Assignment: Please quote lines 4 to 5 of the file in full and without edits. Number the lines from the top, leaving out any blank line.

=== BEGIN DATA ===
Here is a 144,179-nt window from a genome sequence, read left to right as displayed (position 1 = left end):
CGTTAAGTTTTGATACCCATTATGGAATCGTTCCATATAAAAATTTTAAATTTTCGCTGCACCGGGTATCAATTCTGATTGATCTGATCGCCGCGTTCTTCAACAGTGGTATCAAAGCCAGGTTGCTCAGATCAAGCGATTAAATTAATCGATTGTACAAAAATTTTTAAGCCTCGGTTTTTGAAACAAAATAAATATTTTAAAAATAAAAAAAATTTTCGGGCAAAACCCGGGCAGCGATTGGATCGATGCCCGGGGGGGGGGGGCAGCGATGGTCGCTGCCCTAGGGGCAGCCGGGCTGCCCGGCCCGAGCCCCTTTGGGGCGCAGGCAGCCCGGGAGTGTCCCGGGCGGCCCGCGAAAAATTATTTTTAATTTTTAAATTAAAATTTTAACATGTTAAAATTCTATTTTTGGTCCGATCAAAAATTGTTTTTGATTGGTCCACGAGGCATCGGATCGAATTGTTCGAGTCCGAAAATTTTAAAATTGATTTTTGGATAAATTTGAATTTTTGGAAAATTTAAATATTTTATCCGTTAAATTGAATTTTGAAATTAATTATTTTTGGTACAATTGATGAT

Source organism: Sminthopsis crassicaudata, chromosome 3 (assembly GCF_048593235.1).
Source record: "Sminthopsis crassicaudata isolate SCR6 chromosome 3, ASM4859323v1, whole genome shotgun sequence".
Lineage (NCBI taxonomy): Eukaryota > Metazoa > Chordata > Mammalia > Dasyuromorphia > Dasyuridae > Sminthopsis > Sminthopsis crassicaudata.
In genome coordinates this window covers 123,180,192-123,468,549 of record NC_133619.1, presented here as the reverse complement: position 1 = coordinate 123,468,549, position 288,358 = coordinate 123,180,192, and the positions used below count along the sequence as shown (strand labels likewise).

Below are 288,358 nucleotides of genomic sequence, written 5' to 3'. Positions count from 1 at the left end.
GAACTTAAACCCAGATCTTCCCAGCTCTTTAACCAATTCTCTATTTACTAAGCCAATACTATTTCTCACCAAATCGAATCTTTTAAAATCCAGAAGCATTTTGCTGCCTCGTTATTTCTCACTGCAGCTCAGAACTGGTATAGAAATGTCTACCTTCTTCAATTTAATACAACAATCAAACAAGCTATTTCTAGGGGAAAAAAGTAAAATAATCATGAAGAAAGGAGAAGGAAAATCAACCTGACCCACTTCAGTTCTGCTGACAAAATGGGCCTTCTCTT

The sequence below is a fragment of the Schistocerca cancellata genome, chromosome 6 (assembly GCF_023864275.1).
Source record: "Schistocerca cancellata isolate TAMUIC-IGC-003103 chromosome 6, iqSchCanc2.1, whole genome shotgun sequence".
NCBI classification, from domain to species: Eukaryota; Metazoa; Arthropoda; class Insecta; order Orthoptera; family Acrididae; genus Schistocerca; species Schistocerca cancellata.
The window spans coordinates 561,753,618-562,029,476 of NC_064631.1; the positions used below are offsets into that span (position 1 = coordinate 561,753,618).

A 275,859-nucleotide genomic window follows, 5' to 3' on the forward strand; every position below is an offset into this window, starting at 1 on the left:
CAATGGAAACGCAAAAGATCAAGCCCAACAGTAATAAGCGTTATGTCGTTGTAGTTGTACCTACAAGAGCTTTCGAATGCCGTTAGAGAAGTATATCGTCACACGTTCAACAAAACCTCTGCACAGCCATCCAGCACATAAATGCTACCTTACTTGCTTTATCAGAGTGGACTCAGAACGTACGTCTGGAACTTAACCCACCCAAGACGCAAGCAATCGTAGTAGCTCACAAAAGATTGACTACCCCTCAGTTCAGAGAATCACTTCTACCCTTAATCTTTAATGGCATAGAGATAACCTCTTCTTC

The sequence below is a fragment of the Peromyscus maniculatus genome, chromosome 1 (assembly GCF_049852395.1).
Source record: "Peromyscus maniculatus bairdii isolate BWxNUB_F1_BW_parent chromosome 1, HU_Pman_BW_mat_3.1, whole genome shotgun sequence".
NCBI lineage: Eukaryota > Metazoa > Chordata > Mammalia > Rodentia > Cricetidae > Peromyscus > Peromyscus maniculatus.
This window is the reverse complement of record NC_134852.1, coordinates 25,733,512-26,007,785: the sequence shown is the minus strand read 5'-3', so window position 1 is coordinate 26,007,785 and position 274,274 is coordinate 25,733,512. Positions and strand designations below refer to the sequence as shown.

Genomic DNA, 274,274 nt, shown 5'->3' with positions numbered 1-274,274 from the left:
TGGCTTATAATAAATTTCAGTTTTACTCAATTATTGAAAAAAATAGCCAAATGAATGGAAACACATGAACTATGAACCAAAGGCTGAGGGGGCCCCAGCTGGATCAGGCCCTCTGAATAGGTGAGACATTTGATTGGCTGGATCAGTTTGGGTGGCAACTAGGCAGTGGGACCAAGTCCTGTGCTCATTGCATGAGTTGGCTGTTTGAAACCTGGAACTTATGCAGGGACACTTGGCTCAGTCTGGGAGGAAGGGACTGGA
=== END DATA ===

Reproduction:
Source record: "Sminthopsis crassicaudata isolate SCR6 chromosome 3, ASM4859323v1, whole genome shotgun sequence".
Lineage (NCBI taxonomy): Eukaryota > Metazoa > Chordata > Mammalia > Dasyuromorphia > Dasyuridae > Sminthopsis > Sminthopsis crassicaudata.